This year our gathering was marked by a lot less light heartedness.  There was a lot less bravado than years past, more reflection, less intense discussion of the theological issues that have divided the Christian Church for centuries.  I know for myself I don’t have the energy to spend battling people over things that the rest of Christendom hasn’t been able to settle on.  For me I’m okay with the Canon of Scripture, the Creeds and the first 7 Ecumenical Councils, though I have a great love of the Second Vatican Council.  If people want to fight the other fights they can go ahead without me how many pins you can stick in the head of an Angel.

As far as health concerns I know that at least two of us have confirmed real live PTSD, and one with a case of TBI.  Based on the way others act I’m sure that almost all have at least a combat stress injury, and maybe a couple more have PTSD.  One young Army Chaplain has an Iraq acquired constrictive bronchiolitis, or bronchiolitis obliterans which has no cure. This young man has won two Bronze Stars and now has the lung capacity of a 70 year old man.  At best he can hope that his lungs will not worsen and only age at a normal pace, which means in 10 years he has 80 year old lungs.  This young man is a Priest who I have mentored, coached and been a friend and colleague of since before he was ordained.  He is looking at something that will kill him; it is just a matter of when.  He is going through all of his medical boards now at Fort Hood and expects that in six to eight months that he will be medically retired.  It seems to me that a hero is being kicked to the curb by the Green Machine after laying himself on the line for his country.  He was treated by many people in the Army Medical system with suspicion and made to prove that he was sick at almost every point until a high ranking medical officer found out about his case and sent him to civilian specialist for evaluation.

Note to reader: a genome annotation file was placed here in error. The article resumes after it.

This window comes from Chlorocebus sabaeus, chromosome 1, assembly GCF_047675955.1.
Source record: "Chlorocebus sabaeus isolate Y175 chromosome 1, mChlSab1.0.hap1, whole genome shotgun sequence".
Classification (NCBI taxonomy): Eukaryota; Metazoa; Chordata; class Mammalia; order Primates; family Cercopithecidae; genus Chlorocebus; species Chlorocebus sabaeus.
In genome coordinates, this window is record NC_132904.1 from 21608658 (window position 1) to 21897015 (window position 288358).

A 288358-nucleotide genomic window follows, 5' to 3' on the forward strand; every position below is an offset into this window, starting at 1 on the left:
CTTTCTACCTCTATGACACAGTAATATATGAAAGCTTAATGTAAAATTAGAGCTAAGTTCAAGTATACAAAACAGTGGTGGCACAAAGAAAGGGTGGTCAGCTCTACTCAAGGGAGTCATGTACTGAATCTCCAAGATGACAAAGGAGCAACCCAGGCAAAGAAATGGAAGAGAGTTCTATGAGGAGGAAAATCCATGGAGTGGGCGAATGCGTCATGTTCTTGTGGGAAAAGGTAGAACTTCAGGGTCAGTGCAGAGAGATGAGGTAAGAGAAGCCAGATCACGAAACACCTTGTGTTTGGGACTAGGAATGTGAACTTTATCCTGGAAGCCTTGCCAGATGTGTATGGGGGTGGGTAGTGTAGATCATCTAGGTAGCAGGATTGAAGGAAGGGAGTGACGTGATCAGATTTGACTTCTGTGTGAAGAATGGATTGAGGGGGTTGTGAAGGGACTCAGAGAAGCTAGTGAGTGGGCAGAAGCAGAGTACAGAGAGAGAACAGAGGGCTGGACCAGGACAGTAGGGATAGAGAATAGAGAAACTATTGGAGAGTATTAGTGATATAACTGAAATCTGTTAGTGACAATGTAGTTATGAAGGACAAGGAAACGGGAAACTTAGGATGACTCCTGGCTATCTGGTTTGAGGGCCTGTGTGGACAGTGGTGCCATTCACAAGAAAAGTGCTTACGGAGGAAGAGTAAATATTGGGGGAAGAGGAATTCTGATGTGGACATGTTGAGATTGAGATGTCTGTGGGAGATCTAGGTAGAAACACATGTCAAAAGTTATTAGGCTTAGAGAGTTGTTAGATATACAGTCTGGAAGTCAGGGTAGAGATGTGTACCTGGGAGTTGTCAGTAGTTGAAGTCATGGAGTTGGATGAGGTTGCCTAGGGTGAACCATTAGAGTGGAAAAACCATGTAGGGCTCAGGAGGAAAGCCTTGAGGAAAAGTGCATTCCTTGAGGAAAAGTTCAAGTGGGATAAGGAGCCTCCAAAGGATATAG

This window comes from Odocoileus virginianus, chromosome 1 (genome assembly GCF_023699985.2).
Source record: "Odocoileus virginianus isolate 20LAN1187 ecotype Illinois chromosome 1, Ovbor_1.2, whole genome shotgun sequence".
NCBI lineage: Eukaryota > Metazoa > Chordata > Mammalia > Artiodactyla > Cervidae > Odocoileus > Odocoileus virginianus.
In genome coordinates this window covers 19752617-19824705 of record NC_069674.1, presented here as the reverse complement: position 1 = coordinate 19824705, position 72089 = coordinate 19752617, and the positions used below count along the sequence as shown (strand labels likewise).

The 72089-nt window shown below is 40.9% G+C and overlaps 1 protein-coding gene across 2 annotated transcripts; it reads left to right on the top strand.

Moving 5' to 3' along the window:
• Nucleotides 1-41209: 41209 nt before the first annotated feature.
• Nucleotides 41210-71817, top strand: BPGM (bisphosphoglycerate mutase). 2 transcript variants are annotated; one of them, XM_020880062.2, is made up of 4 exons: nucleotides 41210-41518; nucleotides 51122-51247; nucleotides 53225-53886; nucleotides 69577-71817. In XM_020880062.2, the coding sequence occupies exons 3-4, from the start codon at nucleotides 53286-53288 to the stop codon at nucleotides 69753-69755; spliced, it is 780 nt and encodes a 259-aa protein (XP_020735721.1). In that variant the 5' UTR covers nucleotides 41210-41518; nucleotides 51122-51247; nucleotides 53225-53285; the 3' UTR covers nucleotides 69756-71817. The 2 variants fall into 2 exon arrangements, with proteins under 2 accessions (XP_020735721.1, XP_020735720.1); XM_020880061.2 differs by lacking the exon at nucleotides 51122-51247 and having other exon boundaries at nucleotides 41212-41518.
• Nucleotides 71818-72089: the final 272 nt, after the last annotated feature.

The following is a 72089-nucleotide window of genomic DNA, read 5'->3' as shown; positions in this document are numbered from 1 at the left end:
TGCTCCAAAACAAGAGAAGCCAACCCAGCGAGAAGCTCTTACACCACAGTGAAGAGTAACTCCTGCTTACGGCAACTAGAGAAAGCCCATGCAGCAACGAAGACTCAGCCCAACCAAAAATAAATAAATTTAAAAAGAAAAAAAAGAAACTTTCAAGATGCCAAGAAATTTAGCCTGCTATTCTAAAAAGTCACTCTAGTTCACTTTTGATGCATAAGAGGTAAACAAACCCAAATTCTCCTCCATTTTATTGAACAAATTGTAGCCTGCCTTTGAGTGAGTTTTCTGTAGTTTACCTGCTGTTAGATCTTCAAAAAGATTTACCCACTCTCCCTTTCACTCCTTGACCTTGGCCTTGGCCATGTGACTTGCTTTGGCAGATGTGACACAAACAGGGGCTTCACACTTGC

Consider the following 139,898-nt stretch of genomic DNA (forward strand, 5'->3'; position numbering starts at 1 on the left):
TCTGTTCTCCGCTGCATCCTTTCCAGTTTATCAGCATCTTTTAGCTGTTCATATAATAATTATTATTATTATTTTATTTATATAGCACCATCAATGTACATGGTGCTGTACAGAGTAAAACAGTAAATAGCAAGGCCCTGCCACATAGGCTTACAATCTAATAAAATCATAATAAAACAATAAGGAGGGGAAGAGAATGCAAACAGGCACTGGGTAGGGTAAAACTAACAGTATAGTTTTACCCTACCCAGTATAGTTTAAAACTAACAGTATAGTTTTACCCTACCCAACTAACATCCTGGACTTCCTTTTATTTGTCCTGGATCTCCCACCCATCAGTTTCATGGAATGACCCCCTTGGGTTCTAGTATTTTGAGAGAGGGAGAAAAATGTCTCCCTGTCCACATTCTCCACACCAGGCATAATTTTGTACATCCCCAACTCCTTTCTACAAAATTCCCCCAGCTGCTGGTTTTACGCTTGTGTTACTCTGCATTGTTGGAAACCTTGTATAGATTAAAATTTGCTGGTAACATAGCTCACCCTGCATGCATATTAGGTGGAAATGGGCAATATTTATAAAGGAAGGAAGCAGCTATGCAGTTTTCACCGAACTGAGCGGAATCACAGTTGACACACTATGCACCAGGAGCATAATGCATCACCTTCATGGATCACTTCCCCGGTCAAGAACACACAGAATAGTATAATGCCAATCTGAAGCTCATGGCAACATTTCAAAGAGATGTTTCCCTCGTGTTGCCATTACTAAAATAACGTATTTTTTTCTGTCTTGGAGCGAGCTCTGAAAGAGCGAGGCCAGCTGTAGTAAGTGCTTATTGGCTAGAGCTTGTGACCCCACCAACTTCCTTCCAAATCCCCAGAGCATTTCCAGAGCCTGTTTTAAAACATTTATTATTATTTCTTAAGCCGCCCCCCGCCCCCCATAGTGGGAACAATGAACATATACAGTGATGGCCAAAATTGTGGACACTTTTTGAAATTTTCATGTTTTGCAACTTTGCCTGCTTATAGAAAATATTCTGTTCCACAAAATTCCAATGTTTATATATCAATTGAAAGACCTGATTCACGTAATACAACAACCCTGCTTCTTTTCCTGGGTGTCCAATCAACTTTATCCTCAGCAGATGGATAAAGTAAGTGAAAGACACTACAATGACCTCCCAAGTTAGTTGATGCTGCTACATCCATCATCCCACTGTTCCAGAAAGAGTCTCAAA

While I was at our conference I had a major PTSD meltdown where I basically hid in my room of a day and a half, sneaking out at night to gather with just a couple of my friends by the pool for beer and Krispy Kreme Doughnuts.  Unfortunately we could only get the store bought ones because the hot and fresh glazed go great with a good pilsner or lager.

We have several Chaplains who have won Bronze Stars for their service in combat. I was awarded the Defense Meritorious Service Medal for what I did in Iraq.  I treasure that award because it cost me something to get, I still have a lot of Iraq with me and I always will.  Some day when all is said and done I want to see some of my Iraq military friends again and visit the country as part of a journey of discovering the ancient.

Some of my friends and I have experienced the indifference of the medical and administrative parts of the DOD and VA systems, including sometimes people in our own military service.  When I returned I found my personal and professional belongings crammed into a trailer with those of my assistant because the office space was needed and we were deployed.  There are things which I considered important that are still missing and likely never to be found.  I know that it was not intended to hurt because the space was needed because of major unit re-stationing. If I was the Commanding Officer I would have probably done the same thing and since I have had command I know that mission comes first. You try to take care of people but some things fall through the crack. That is simply part of life.

On the other hand some of my friends have had experiences where they felt the cold indifference of bureaucratic systems often staffed by personnel, military, DOD Civilians or contractors who act if the returning or injured vet is there so they can have a job. To be sure there are a lot of very caring people in our organizations, but these coldly indifferent people seem to show up all too frequently. This unlike what happened at my unit is intolerable.

What touched me about my unit was once it became clear that I was a PTSD casualty they did everything to try to get me help.  My first Commodore, now Rear Admiral Frank Morneau pulled me into his office to make sure that I was alright and that I was getting the help that I needed.  The man who replaced him Commodore Tom Sitsch asked me a question that was totally legitimate.  “Where does a Chaplain go for help?”  When I went to Portsmouth Naval Medical Center I was strongly supported by both my department head and his deputy.  I wish that everyone who came back like I did had the support of both line officers and Chaplains in their immediate chain of command.  It makes all the difference in the world.